Tuesday, November 08, 2011

When it's an error to mirror...

Mimicry and imitation can facilitate cultural learning, maintenance of culture, and group cohesion, and individuals must competently select the appropriate models and actions to imitate. Mimicry and imitation also play an important role in dyadic social interactions. People mimic their partners’ mannerisms, which increases rapport and the partners’ liking of the mimickersA collaboration between psychologists and philosophers at the Univ. of California, San Diego asks whether and how mimicry unconsciously influences evaluations made by third-party observers of dyadic interactions. Their results indicate that third-party observers make judgments about individuals’ competence on the basis of their decisions concerning whether and whom to mimic. Contrary to the notion that mimicry is uniformly beneficial to the mimicker, people who mimicked an unfriendly model were rated as less competent than nonmimics. Thus, a positive reputation depends not only on the ability to mimic, but also on the ability to discriminate when not to mimic. Here is their experimental setup (click on figure to enlarge):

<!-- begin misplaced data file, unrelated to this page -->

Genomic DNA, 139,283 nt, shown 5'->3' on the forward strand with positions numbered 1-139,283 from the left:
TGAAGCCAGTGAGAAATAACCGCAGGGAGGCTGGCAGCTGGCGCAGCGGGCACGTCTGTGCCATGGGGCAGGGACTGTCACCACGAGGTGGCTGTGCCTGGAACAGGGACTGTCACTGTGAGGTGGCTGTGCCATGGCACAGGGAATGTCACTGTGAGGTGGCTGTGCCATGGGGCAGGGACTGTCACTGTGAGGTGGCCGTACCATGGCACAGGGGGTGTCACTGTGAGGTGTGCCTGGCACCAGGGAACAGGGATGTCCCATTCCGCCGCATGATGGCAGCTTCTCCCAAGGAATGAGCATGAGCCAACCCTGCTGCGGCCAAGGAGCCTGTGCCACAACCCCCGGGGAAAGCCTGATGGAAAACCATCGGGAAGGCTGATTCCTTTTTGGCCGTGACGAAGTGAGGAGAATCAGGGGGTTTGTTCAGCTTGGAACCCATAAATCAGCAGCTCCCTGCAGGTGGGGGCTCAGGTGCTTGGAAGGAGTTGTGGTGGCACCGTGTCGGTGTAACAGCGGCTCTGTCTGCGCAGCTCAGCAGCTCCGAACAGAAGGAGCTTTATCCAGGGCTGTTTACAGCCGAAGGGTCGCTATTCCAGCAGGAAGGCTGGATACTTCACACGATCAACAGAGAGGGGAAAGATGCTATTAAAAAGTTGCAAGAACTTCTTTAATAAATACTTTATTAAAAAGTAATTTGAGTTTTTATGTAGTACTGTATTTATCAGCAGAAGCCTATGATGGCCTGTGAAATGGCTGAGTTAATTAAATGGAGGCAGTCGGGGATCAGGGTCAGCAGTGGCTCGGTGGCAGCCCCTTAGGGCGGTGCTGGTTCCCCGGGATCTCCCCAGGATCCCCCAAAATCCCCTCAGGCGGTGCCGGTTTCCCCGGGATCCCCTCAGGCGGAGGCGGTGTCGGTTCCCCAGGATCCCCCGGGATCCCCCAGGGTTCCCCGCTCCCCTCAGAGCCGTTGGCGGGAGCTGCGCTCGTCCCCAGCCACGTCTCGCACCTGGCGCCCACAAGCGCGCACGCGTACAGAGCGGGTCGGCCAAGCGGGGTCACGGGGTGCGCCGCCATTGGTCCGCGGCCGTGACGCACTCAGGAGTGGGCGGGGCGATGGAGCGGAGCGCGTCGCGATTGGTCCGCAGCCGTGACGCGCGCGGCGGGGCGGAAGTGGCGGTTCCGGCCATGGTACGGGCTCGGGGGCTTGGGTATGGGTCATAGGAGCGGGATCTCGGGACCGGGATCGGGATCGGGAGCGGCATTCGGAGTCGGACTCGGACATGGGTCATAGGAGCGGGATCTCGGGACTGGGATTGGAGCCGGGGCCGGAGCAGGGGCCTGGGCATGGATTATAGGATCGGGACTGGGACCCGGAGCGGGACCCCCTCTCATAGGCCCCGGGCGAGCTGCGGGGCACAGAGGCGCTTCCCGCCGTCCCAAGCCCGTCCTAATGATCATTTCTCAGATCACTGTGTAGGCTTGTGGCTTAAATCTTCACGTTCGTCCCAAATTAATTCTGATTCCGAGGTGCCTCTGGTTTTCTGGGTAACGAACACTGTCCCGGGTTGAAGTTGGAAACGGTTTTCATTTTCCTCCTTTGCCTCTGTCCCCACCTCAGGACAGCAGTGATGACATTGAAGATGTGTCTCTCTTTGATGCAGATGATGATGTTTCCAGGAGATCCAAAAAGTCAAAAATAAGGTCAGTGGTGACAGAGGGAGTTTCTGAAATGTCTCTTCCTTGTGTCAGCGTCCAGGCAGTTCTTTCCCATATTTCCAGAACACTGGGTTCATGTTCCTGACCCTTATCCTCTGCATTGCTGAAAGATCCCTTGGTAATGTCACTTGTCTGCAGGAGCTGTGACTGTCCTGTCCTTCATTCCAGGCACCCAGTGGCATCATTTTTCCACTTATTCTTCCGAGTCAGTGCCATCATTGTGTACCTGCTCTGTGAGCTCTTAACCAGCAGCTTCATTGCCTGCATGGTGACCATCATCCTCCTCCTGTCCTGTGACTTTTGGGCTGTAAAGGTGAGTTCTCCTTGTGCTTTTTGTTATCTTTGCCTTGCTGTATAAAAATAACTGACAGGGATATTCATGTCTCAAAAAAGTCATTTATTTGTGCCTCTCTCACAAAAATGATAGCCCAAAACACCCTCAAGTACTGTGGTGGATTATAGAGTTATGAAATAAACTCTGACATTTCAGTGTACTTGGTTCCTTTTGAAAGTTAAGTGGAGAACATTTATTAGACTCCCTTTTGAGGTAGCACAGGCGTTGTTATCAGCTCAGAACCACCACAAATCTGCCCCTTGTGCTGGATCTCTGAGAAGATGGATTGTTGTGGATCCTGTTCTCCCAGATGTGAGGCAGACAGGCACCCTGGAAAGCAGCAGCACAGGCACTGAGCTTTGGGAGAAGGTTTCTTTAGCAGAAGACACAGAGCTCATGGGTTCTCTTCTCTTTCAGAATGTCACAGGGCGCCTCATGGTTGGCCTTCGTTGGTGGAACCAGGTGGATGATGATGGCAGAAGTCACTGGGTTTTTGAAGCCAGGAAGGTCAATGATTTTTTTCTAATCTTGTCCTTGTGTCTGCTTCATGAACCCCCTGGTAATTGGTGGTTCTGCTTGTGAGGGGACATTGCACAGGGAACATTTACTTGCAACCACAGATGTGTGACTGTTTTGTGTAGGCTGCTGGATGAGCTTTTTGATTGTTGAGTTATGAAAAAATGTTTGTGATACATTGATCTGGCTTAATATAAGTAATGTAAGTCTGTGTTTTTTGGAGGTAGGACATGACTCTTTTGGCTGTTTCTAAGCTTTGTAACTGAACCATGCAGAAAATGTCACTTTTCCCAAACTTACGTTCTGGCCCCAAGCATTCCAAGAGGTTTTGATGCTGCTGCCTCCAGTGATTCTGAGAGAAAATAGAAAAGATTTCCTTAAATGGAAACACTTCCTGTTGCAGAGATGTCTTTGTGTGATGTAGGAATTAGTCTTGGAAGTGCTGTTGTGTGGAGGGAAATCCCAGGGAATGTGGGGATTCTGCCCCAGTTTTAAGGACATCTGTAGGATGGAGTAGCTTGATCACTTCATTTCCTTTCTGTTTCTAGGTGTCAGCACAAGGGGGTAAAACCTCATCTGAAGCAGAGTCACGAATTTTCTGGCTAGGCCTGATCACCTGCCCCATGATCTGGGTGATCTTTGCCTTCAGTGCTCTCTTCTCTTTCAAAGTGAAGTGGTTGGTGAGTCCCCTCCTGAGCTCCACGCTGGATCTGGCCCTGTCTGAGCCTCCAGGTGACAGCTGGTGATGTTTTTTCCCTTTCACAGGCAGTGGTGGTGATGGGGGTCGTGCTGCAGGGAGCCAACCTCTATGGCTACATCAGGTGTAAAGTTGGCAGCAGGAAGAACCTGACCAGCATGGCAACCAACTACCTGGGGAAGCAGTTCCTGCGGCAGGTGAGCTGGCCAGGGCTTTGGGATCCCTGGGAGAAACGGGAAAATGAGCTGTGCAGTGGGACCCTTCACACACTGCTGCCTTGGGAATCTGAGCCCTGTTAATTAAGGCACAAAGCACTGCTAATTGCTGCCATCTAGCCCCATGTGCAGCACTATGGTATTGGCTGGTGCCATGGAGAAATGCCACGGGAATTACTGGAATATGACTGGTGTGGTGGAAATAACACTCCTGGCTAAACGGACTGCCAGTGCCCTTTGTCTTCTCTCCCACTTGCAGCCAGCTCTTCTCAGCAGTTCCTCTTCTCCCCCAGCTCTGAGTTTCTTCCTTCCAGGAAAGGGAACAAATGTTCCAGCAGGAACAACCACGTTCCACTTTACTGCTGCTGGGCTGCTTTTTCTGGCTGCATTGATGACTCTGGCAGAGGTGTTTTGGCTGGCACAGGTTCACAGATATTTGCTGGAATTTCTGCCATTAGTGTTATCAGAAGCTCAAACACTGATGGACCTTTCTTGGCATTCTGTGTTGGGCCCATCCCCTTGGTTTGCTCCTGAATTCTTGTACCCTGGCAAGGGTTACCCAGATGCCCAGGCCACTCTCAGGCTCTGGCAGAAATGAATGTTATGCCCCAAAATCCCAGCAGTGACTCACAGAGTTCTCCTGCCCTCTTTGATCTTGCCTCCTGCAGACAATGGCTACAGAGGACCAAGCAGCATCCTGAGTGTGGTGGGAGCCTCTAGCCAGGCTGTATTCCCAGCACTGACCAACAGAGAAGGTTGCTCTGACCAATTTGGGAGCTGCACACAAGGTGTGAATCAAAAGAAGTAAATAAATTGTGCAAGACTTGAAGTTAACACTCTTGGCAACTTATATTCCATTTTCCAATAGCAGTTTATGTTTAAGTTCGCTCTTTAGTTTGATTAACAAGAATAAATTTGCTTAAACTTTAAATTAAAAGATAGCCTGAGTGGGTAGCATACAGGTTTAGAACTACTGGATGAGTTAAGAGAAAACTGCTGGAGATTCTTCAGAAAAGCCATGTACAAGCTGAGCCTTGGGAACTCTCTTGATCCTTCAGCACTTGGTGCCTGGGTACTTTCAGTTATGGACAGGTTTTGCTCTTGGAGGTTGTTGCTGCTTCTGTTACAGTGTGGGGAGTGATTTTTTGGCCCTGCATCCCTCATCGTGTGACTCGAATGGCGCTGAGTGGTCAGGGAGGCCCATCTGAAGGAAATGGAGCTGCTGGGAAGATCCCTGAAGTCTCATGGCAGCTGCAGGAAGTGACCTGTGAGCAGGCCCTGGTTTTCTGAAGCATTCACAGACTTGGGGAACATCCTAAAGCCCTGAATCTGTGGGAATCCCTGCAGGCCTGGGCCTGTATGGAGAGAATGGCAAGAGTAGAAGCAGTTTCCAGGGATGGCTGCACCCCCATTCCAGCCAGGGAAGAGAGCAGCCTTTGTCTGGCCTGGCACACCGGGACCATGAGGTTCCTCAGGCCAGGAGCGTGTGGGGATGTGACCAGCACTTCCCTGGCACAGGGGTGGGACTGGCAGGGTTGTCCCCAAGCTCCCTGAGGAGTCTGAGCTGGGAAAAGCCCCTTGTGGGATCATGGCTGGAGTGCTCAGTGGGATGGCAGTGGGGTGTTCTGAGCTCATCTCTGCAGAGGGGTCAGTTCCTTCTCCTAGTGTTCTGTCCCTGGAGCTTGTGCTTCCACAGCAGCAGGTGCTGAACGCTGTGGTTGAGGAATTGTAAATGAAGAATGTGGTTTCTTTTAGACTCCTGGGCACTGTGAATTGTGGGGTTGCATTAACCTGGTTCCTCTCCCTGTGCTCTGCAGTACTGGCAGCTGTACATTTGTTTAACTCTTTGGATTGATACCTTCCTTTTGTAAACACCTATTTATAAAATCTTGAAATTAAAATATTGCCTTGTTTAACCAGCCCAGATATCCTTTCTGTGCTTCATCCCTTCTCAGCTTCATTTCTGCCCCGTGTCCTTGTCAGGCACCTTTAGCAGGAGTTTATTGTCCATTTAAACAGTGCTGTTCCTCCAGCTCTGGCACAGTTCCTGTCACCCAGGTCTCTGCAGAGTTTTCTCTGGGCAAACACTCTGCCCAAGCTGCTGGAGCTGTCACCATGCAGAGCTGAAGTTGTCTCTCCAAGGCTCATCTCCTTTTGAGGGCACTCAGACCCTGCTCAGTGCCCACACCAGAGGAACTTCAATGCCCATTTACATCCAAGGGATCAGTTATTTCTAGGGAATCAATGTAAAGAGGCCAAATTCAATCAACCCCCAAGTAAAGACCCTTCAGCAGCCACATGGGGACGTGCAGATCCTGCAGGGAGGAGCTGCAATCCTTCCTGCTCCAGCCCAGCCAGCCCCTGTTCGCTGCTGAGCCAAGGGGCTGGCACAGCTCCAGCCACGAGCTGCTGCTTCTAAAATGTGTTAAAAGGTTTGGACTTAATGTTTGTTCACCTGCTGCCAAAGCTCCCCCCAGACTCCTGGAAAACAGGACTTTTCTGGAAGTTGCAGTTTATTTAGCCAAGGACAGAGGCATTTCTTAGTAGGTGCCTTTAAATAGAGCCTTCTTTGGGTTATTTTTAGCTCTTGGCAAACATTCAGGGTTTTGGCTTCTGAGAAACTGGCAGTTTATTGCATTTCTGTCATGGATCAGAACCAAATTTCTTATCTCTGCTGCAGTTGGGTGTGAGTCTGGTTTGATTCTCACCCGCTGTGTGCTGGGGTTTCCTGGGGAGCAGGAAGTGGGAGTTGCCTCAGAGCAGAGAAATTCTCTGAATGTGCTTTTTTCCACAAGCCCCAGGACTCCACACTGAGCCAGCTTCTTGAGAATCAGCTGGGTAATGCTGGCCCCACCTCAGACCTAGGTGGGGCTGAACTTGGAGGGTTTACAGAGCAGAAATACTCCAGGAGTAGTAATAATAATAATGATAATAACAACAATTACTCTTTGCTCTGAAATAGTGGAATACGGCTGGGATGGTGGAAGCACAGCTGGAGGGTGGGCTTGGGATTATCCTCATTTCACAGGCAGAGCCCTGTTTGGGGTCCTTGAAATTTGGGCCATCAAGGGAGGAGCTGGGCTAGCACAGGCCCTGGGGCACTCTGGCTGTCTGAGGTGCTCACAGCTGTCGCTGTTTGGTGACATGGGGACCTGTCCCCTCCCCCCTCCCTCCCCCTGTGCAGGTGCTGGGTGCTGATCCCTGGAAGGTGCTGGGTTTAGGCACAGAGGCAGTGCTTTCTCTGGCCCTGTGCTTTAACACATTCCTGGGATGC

Figure: Illustration of the experimental paradigm and experimental results. Subjects watched two videos, in each of which an interviewer (model) interacted with an interviewee. After each video, subjects rated the interviewee’s competence, trustworthiness, and likeability. For each subject, one video showed a mimicking interviewee, and the other showed a nonmimicking interviewee. In Experiment 1, video frames were uncropped, so subjects could see the interviewer; in Experiment 2, video frames were cropped, so subjects could not see the interviewer, and mimicry was obscured. The interviewer’s attitude varied between subjects; some subjects saw videos with a cordial interviewer, and other subjects saw videos with a condescending interviewer. The graph shows the difference in average competence ratings between the cordial- and condescending-model conditions as a function of whether or not the interviewee mimicked the interviewer, separately for Experiments 1 and 2. Error bars represent standard errors of the difference between conditions.

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